Australian here. I noticed that some time in the last few years, my phone (N900 at the time which I could once remotely SSH into from home) was now behind NAT and unreachable. It might not be a crisis, but it's still a PITA.
I know what you mean. We started using Salt Stack at my workplace because it was a clear advantage over the previous way we were managing our infrastructure configuration, and perhaps because of that interest and enthusiasm, the process of migrating was much easier - even though the setup can be complex.
In the case of systemd and friends, the question of how this is going to advantage my job/workflow or my workplace specifically, is less clear. I guess this is a good argument for some early initial investigation so we can hopefully find that answer and motivate ourselves.
That's true. Point taken.
Nice! I like your style.
But I think you've been quite lucky to not have needed to touch it. I've frequently had to edit
From my point of view, I don't care about saving 5 seconds of boot time. I'm more concerned about ease of configuration and maintenance, as well as reliability.
Then you must be administering Windows boxes.
I agree. Install Firefox Mobile with the Phony extension. Then select "Desktop Firefox" for the User Agent. Soooo much better.
And for those of you that have not heard of it yet, the project is running a Kickstarter campaign in the form of the Thorium Cloud Desktop. If you want to help the project raise the funds to hire multiple full time developers and bring ReactOS to a state where it can be used for day to day activities, then please spread the word and put up a few bucks to back us."
Link to Original Source
I used to work with a guy who had to get scanned by an airport residue scanner, on the same day that he had been using competitive firearms all morning in practice. He was happy to openly admit it to them (this was in Australia), but the scanner didn't pick up anything at all.
Doesn't matter if it's proprietary software or just adware you want to cut back on (or possibly even eliminate almost entirely if using Replicant), F-droid has you covered. It's not that hard to give Google Apps the flick with all the alternative free software out there, if one can be motivated to do so.
Chroot's still aren't as good. My N900 could run some games I made using PyGAME (all I had to do was something like sudo apt-get install python-pygame) and it was good to go - ran the game just as well as my laptop did, with acceleration. Beautiful.
Unfortunately my N900 screen broke for a second time last year, and I threaded one of the screws trying to replace it, so I too found myself looking for a replacement phone. Even with overclocking the N900 was painfully slow on complex websites, so I wanted something modern but with a hardware keyboard. I couldn't find anything except possibly the Neo900 (which didn't have an ETA at the time - and I wouldn't have been able to wait for anyway), so I decided that I would get the biggest screen I could find - the logic being that if I have to use a virtual keyboard I want it to provide an experience as close to a hardware keyboard as possible.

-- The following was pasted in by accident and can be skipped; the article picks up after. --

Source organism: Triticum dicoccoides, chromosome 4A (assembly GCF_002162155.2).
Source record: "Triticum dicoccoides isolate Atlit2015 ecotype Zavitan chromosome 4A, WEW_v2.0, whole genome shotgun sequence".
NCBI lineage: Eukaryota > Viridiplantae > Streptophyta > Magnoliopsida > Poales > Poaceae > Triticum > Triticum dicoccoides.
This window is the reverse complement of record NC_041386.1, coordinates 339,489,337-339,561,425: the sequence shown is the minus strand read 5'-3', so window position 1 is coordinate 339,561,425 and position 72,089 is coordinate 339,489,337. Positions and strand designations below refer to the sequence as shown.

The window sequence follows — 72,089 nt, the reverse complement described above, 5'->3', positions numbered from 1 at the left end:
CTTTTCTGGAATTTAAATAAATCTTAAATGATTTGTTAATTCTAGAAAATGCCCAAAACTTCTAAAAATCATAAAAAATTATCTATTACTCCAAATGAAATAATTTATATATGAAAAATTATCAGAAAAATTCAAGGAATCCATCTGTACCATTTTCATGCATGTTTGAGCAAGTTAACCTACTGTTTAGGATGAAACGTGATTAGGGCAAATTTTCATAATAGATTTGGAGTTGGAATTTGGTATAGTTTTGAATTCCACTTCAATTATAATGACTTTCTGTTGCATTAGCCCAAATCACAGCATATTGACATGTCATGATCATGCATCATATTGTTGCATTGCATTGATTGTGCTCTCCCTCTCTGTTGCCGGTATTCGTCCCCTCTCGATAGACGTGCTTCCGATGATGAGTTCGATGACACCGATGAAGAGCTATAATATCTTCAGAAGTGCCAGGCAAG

Hence, I now run a Sony Xperia Z Ultra with the Hacker's Keyboard. Obviously not as good as a hardware keyboard, but the screen size means the virtual keyboard can fit all keys I had on the N900 (and then some) and still have plenty of room to see the text-box I'm typing into.
The Xperial Z Ultra also has expandable storage so a chroot is feasible, and I admit I've used this phone much more than my N900 due to it being more practical for games, e-mail, taking pictures, etc. Sony also provide instructions on unlocking the bootloader. However, lacking a true GNU userland environment for the primary OS, along with lacking the ease of gaining root and lacking a replaceable battery) are things I really miss. I also hate how much of the bloatware cannot be removed, although it can be disabled. It is waterproof though, so it's got that going for it.
I nuked or disabled almost everything related to Sony and Google Play and installed F-Droid instead, and then proceeded to install Firefox Mobile, K-9 and APG, Xabber, TTRSS-Reader, VLC, Open Explorer, Barcode Scanner, Terminal Emulator, Cool Reader, Document Viewer, Aard, OsmAnd~, ScummVM, AnkiDroid, World Clock, VX ConnectBot, a few ownCloud-related sync apps... and of course Frozen Bubble, and now Android can do most of the things I would have used my N900 for.
Slashdot does this automatically
$ echo QUIT | openssl s_client -connect slashdot.org:443 | openssl x509 -text
Yeah, that's just sad. You'd think a popular technology news website such as Slashdot, of all places, would be on the ball and at least support TLS traffic... but it's actually worse than that. They're not lazy (they have a GeoTrust wildcard certificate issued back in April last year) but deliberately don't want people securing their connections, hence the 302 redirection the have in place.
I would have been really interested in this. Actually, I almost went to Korea over the Xmas holidays anyway, but learned that they require fingerprinting now for non-citizens. I ended up staying in Hong Kong instead for the entire duration of my holiday just because of this point. I refuse to be treated like that.
I see some countries even require visitors to take an iris scan. That's insane.
I just got back from a trip to Hong Kong, and the shape of keyboards I used there somewhat resembled the parent poster's layout description (with the exception of the ~ key relocation). Granted this could be related to Hong Kong's history as a British colony and might well be different to mainland?
Then as root just install a key logger?
Either the WiFi password is decrypted with a user password (eg. local machine account log-in password), or the WiFi password is supplied directly by the user. No problem.